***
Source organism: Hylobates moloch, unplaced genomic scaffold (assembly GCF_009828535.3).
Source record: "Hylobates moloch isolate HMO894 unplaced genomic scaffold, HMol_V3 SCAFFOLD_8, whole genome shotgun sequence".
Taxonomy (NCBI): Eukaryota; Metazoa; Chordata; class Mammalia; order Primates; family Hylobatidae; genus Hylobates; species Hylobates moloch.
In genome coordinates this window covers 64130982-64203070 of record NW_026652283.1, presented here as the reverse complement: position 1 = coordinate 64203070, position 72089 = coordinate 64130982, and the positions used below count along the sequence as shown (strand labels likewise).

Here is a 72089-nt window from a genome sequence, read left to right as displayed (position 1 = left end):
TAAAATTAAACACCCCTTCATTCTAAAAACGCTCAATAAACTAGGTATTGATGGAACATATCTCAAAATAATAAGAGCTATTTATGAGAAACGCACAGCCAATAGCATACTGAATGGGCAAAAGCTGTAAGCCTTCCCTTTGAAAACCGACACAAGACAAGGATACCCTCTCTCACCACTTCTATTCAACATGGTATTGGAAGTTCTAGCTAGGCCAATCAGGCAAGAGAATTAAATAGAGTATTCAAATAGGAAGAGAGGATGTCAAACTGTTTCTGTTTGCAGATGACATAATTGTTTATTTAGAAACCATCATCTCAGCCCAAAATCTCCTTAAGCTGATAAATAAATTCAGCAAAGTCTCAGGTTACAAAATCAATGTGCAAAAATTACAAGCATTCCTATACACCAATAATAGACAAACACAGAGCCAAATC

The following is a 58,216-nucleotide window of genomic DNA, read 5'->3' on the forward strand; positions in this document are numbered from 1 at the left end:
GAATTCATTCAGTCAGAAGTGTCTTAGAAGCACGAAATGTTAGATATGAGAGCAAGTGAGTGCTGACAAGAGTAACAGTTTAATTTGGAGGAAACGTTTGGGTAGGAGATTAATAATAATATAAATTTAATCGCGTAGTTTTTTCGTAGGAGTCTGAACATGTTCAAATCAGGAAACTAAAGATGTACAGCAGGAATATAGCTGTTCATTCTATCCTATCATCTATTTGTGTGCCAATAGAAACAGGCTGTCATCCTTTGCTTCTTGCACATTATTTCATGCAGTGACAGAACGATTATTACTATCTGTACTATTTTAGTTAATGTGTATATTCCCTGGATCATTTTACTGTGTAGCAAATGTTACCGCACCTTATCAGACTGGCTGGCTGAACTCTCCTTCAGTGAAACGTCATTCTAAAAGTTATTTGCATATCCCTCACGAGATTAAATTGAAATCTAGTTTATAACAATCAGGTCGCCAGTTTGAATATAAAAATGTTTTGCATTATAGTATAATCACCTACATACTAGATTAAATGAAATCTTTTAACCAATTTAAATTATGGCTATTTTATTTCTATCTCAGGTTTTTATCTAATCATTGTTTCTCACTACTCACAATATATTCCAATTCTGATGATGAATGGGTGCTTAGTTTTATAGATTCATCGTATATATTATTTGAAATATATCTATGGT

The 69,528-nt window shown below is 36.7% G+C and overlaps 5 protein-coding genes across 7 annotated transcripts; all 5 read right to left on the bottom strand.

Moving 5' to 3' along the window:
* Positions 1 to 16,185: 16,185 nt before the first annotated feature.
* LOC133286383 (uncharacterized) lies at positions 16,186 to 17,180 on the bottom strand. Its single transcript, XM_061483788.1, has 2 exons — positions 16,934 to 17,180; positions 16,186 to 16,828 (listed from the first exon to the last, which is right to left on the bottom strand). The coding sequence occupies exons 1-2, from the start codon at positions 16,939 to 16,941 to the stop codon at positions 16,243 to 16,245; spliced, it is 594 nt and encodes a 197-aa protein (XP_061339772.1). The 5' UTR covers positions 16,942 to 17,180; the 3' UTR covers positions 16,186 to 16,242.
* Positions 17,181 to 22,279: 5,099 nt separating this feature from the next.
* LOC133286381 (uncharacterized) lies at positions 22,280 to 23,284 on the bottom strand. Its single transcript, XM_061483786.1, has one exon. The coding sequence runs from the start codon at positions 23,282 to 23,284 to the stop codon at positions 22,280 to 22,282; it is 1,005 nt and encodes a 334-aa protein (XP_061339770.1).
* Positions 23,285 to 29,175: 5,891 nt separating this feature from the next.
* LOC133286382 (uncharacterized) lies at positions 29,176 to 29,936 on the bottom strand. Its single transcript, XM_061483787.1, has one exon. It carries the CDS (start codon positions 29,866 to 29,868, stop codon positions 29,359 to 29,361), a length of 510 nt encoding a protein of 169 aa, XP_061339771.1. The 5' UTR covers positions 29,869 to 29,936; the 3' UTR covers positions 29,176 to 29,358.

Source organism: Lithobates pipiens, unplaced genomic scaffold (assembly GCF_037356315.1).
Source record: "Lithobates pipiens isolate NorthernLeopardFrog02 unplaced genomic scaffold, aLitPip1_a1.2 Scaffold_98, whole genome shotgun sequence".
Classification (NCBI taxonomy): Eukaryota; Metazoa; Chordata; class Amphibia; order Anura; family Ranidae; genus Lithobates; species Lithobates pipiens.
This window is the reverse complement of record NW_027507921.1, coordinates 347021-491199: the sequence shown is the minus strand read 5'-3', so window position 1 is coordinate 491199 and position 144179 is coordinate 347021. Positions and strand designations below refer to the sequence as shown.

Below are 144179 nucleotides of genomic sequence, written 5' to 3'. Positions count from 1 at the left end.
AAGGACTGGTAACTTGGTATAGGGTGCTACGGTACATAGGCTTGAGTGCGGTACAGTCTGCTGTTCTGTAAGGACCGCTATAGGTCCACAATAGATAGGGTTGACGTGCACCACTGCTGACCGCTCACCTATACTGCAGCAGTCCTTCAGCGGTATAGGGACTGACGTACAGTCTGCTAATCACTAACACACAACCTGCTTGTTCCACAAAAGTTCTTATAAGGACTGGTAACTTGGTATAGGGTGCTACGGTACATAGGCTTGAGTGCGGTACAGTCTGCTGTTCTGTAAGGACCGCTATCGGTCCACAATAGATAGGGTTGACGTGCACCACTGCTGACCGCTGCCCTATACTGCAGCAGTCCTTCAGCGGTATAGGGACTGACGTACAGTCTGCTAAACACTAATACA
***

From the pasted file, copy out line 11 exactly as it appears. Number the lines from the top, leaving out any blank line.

* Positions 1 to 16,185: 16,185 nt before the first annotated feature.